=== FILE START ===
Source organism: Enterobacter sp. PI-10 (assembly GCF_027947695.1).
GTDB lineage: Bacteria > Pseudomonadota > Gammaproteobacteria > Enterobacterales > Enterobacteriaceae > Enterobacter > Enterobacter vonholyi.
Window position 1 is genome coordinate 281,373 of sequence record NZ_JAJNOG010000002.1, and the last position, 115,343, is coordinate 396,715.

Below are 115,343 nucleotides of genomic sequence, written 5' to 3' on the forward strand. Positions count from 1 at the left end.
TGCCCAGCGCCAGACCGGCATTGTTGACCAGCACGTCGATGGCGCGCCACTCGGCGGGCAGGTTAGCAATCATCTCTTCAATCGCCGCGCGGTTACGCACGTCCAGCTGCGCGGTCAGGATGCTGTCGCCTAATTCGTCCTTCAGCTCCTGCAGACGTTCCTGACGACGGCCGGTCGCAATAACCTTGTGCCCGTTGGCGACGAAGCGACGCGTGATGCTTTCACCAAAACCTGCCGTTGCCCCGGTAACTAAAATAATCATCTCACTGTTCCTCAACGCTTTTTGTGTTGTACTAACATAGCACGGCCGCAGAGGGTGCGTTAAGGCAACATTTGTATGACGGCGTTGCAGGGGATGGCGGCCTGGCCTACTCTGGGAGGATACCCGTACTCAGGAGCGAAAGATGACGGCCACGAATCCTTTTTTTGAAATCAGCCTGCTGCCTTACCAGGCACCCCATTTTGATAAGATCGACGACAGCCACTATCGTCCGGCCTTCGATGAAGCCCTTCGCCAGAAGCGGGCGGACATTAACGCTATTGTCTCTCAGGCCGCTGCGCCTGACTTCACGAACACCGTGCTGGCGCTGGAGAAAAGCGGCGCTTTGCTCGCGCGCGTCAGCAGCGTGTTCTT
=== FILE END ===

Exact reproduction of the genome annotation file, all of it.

Source organism: Enterobacter sp. PI-10 (assembly GCF_027947695.1).
GTDB lineage: Bacteria > Pseudomonadota > Gammaproteobacteria > Enterobacterales > Enterobacteriaceae > Enterobacter > Enterobacter vonholyi.
Window position 1 is genome coordinate 281,373 of sequence record NZ_JAJNOG010000002.1, and the last position, 115,343, is coordinate 396,715.

Below are 115,343 nucleotides of genomic sequence, written 5' to 3' on the forward strand. Positions count from 1 at the left end.
TGCCCAGCGCCAGACCGGCATTGTTGACCAGCACGTCGATGGCGCGCCACTCGGCGGGCAGGTTAGCAATCATCTCTTCAATCGCCGCGCGGTTACGCACGTCCAGCTGCGCGGTCAGGATGCTGTCGCCTAATTCGTCCTTCAGCTCCTGCAGACGTTCCTGACGACGGCCGGTCGCAATAACCTTGTGCCCGTTGGCGACGAAGCGACGCGTGATGCTTTCACCAAAACCTGCCGTTGCCCCGGTAACTAAAATAATCATCTCACTGTTCCTCAACGCTTTTTGTGTTGTACTAACATAGCACGGCCGCAGAGGGTGCGTTAAGGCAACATTTGTATGACGGCGTTGCAGGGGATGGCGGCCTGGCCTACTCTGGGAGGATACCCGTACTCAGGAGCGAAAGATGACGGCCACGAATCCTTTTTTTGAAATCAGCCTGCTGCCTTACCAGGCACCCCATTTTGATAAGATCGACGACAGCCACTATCGTCCGGCCTTCGATGAAGCCCTTCGCCAGAAGCGGGCGGACATTAACGCTATTGTCTCTCAGGCCGCTGCGCCTGACTTCACGAACACCGTGCTGGCGCTGGAGAAAAGCGGCGCTTTGCTCGCGCGCGTCAGCAGCGTGTTCTT